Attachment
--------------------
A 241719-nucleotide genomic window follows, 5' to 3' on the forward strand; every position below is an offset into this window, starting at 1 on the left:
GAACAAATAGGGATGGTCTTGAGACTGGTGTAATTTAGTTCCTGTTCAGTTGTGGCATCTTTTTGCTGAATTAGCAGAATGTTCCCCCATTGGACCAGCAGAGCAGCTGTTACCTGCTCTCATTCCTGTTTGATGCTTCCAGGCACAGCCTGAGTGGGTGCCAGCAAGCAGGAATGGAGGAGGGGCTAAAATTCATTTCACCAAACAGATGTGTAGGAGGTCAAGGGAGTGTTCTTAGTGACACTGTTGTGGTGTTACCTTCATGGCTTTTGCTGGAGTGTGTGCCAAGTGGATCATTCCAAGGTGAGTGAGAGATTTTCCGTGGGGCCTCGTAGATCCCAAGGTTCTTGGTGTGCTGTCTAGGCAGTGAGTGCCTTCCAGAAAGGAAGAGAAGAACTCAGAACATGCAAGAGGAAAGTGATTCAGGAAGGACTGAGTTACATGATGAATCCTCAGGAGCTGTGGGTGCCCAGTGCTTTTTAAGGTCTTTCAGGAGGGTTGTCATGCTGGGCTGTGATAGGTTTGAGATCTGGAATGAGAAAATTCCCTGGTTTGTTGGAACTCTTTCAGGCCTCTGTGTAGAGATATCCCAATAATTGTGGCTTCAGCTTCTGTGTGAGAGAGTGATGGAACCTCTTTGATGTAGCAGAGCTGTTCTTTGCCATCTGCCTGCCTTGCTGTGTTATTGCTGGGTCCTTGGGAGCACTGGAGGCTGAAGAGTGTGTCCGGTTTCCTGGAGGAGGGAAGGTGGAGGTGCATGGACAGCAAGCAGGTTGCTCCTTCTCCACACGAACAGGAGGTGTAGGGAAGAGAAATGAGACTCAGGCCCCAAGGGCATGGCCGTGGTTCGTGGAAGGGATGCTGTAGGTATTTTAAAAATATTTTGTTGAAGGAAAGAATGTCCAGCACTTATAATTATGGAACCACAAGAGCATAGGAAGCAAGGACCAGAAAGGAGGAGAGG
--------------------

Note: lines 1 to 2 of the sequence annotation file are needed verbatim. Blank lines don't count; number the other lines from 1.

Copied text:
A 241719-nucleotide genomic window follows, 5' to 3' on the forward strand; every position below is an offset into this window, starting at 1 on the left:
GAACAAATAGGGATGGTCTTGAGACTGGTGTAATTTAGTTCCTGTTCAGTTGTGGCATCTTTTTGCTGAATTAGCAGAATGTTCCCCCATTGGACCAGCAGAGCAGCTGTTACCTGCTCTCATTCCTGTTTGATGCTTCCAGGCACAGCCTGAGTGGGTGCCAGCAAGCAGGAATGGAGGAGGGGCTAAAATTCATTTCACCAAACAGATGTGTAGGAGGTCAAGGGAGTGTTCTTAGTGACACTGTTGTGGTGTTACCTTCATGGCTTTTGCTGGAGTGTGTGCCAAGTGGATCATTCCAAGGTGAGTGAGAGATTTTCCGTGGGGCCTCGTAGATCCCAAGGTTCTTGGTGTGCTGTCTAGGCAGTGAGTGCCTTCCAGAAAGGAAGAGAAGAACTCAGAACATGCAAGAGGAAAGTGATTCAGGAAGGACTGAGTTACATGATGAATCCTCAGGAGCTGTGGGTGCCCAGTGCTTTTTAAGGTCTTTCAGGAGGGTTGTCATGCTGGGCTGTGATAGGTTTGAGATCTGGAATGAGAAAATTCCCTGGTTTGTTGGAACTCTTTCAGGCCTCTGTGTAGAGATATCCCAATAATTGTGGCTTCAGCTTCTGTGTGAGAGAGTGATGGAACCTCTTTGATGTAGCAGAGCTGTTCTTTGCCATCTGCCTGCCTTGCTGTGTTATTGCTGGGTCCTTGGGAGCACTGGAGGCTGAAGAGTGTGTCCGGTTTCCTGGAGGAGGGAAGGTGGAGGTGCATGGACAGCAAGCAGGTTGCTCCTTCTCCACACGAACAGGAGGTGTAGGGAAGAGAAATGAGACTCAGGCCCCAAGGGCATGGCCGTGGTTCGTGGAAGGGATGCTGTAGGTATTTTAAAAATATTTTGTTGAAGGAAAGAATGTCCAGCACTTATAATTATGGAACCACAAGAGCATAGGAAGCAAGGACCAGAAAGGAGGAGAGG